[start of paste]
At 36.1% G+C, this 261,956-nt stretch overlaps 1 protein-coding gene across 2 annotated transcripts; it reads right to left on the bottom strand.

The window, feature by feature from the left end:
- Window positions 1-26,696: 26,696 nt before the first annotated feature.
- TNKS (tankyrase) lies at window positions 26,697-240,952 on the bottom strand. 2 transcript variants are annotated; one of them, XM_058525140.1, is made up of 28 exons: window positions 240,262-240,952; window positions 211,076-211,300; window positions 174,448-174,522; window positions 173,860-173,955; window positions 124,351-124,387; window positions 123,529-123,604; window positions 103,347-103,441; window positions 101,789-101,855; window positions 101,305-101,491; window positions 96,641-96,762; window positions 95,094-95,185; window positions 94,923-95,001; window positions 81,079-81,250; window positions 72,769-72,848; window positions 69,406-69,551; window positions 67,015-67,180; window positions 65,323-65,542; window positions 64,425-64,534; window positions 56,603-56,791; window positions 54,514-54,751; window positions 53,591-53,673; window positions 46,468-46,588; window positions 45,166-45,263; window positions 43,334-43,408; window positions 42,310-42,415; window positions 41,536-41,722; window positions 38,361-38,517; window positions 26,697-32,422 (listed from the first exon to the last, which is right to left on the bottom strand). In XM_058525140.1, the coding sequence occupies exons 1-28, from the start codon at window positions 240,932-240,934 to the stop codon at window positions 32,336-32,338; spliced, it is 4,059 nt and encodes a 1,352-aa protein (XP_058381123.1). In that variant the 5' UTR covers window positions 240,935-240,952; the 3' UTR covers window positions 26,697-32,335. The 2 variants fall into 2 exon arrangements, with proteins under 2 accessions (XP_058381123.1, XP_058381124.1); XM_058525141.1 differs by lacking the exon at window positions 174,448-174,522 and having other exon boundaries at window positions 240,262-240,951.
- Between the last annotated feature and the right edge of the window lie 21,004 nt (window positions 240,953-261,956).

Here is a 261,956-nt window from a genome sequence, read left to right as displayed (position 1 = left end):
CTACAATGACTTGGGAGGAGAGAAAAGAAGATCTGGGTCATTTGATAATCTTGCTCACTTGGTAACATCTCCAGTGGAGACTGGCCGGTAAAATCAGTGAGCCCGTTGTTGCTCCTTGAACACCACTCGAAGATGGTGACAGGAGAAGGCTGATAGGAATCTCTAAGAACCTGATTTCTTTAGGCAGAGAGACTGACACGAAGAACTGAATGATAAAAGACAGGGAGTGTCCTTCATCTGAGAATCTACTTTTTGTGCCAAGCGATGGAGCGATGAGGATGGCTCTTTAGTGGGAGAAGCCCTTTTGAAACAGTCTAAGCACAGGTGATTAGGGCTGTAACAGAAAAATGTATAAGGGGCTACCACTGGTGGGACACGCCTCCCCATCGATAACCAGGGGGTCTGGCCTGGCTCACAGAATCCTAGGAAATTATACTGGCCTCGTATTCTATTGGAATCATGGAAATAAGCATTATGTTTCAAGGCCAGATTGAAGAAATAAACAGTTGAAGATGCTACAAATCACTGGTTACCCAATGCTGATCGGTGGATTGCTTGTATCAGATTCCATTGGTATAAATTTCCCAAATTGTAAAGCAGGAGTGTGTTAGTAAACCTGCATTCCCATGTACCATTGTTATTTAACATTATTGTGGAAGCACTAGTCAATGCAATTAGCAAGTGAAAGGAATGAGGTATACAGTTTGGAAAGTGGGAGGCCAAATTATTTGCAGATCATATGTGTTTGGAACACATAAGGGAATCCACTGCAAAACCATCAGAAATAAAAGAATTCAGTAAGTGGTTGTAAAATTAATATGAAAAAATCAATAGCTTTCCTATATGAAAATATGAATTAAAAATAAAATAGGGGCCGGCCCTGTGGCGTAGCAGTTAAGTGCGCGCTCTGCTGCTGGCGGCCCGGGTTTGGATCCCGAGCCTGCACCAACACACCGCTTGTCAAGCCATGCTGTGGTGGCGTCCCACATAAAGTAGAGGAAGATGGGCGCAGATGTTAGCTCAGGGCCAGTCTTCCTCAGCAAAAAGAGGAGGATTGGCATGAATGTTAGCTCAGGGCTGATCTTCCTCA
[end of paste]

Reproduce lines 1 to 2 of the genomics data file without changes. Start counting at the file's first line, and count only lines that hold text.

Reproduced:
At 36.1% G+C, this 261,956-nt stretch overlaps 1 protein-coding gene across 2 annotated transcripts; it reads right to left on the bottom strand.

The window, feature by feature from the left end: